What Egyptians Are Afraid to Know
The chaos in Egypt today is an indication of an old culture that has lost its way and its connection to a great civilization over 3000 years old. Pure Islamists who hate their ancient history and are threatening to blow up the pyramids and sphinx as idols of the pharaohs are now back in full swing to stop any further weakening of Islam by a secular government. But is it the Islamists' fault or the fault of the Egyptian public who continually vote in favor of Sharia [Islamic law - "The Path"]?
Once Islam takes hold of a nation, the turmoil never ends -- between human nature, which aspires for freedom and dignity, and forces of domination and oppression, which see and understand nothing in the political life of a country other than enforcing Sharia law on others.
During the last 1400 years of Islamic domination, Egyptians discarded their past and adopted the culture of Arabia through the process of Arabization and Islamization. Islamists in Egypt and in any other country, for that matter, understand that for their country to remain Islamic, it must be ruled from the top down by Sharia. Muslim leadership has no confidence that Islam would survive without government enforcement through fear, intimidation and harsh punishments. Without government control and enforcement by means of a tyrannical legal system, Islamist leaders believe that the religion cannot survive through choice. That is why, wherever Islam travels, the goal is always to control government.
Nothing symbolizes the turmoil in Egypt today more than the stalemate over writing yet another constitution. Only a handful of people have so far had the courage to publicly call for abolishing Article 2 of the former constitution, which reads: "Islam is the Religion of the State…and the principle source of legislation is Islamic Jurisprudence [Sharia law]." It seems that Sharia will remain as the source of legislation and the legal foundation in Egypt.
This should not be surprising: a 2007 survey with 1,000 Egyptian Muslims by the University of Maryland/WorldPublicOpinion.org, stated that 67% said they wanted a caliphate, 74% wanted strict application of Sharia, 77% wanted mutilating punishment for theft; 82% wanted stoning for adultery and 84% wanted execution of apostates. By Western standards, that is a mandate for Sharia and Islam.
So why are Egyptians now unhappy with Morsi? They wanted Sharia, and Morsi is giving them Sharia. By Western standards, Morsi has a mandate to rule by Sharia, so why are Cairo's streets full of rebels chanting for freedom and democracy? Is this Morsi's fault or the fault of a confused Egyptian public who do not seem to know what they really want? Why can't they recognize Sharia law as the "elephant in the room," name it, reject it and vote accordingly? Why are they not aware that Sharia forbids any man-made government, such as democracy, which is considered an abomination and must be eliminated? And how can they be so ignorant about a legal system under which they demanded to live?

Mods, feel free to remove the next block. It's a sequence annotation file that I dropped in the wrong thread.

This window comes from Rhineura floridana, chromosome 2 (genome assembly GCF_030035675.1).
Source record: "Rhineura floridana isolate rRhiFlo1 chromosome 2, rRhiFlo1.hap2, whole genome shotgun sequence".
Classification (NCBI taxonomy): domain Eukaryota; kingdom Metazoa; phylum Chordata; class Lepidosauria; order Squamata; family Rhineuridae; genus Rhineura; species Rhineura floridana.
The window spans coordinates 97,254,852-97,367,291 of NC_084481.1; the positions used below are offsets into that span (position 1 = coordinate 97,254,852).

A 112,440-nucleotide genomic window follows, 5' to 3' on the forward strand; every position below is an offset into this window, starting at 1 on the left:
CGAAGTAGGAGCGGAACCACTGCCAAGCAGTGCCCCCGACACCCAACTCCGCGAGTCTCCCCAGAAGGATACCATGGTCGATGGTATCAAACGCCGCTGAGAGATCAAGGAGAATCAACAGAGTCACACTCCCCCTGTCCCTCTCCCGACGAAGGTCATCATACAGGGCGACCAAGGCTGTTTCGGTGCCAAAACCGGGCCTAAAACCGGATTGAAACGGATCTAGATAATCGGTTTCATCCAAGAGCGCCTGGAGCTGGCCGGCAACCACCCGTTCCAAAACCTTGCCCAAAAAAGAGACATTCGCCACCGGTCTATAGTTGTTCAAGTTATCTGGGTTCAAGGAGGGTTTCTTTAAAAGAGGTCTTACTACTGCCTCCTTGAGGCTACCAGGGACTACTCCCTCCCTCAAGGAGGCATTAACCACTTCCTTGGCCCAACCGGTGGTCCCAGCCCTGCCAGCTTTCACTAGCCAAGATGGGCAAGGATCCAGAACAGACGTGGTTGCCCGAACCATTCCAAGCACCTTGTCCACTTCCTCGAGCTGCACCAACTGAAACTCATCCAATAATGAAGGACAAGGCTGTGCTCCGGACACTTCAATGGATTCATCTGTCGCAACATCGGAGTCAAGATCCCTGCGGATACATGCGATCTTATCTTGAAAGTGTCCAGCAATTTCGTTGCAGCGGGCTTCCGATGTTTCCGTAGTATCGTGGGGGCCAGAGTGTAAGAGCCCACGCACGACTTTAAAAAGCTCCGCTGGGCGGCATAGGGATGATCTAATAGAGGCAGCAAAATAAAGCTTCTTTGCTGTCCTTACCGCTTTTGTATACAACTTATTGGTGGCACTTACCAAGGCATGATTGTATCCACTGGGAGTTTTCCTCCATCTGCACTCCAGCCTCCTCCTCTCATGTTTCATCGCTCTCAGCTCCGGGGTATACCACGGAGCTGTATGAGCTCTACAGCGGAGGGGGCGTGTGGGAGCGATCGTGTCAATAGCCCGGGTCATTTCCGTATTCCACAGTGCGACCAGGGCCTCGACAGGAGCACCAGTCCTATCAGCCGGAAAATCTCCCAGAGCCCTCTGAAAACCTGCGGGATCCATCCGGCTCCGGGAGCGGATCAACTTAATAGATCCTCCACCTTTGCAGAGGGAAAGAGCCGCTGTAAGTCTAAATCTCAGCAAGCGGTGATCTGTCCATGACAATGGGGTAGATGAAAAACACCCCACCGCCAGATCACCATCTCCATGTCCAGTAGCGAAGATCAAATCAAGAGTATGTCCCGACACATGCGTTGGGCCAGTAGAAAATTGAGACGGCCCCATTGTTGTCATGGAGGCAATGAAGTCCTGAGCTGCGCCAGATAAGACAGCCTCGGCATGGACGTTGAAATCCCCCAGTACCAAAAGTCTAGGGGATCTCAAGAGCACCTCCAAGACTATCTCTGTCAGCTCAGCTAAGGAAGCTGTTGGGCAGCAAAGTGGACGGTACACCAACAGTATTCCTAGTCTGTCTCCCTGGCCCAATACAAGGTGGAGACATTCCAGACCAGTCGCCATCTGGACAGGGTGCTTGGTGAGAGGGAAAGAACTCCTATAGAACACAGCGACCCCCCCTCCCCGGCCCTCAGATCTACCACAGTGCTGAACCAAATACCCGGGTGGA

The problem with Egypt and many other Islamic nations is they are ignorant of what they are demanding, and are left ignorant by their own media and educational system.
The problem in Egypt is not Mubarak or Morsi, King Farouk or Nasser. It is the ignorance of Egyptians about basics of their beloved religious law that they say they want enshrined in their constitution. I recently asked several Egyptians if they are aware of the following laws in Sharia pertaining to the Muslim head of state:
From the laws above, Morsi has not done anything against Sharia, but not one of the Egyptians I spoke to was aware of any such laws, and that Morsi's recent power grab was in perfect harmony with the Sharia. By now it seems apparent that Egyptians are intentionally ignorant about Sharia and do not even want to take the effort to learn the truth abut Sharia, in case they they might reject it – an act which would turn them into apostates, eligible for death. Remaining ignorant and in denial about the Sharia elephant in the room therefore seems the only option.
By demanding a legal system they do not really want, however, Egyptians are preventing themselves from having a harmonious moral foundation upon which the country can survive. The more Egyptians reject an honest discussion and deeper clarity about what they want, the worse this problem will get in the future.
Egyptians need to learn how to take responsibility for themselves and the future of their country, and stop placing blame on their leaders. They should either accept or reject Islamic tyranny. Whether it is Egypt, Iran or even Saudi Arabia, what they need is an honest public discussion to educate the public about what Sharia really is without any sugar coating, after which they can vote on their constitution. But will they have the courage to do so? Some Egyptians do have the courage, but they are still the minority, and they understand that speaking out would be a death sentence. Without courage, however, change cannot happen, and without saying what they mean, Egyptians will continue rewriting their constitution every 50 or 60 years, and stumbling and falling over and over again into an unending cycle of dictatorships and revolutions.
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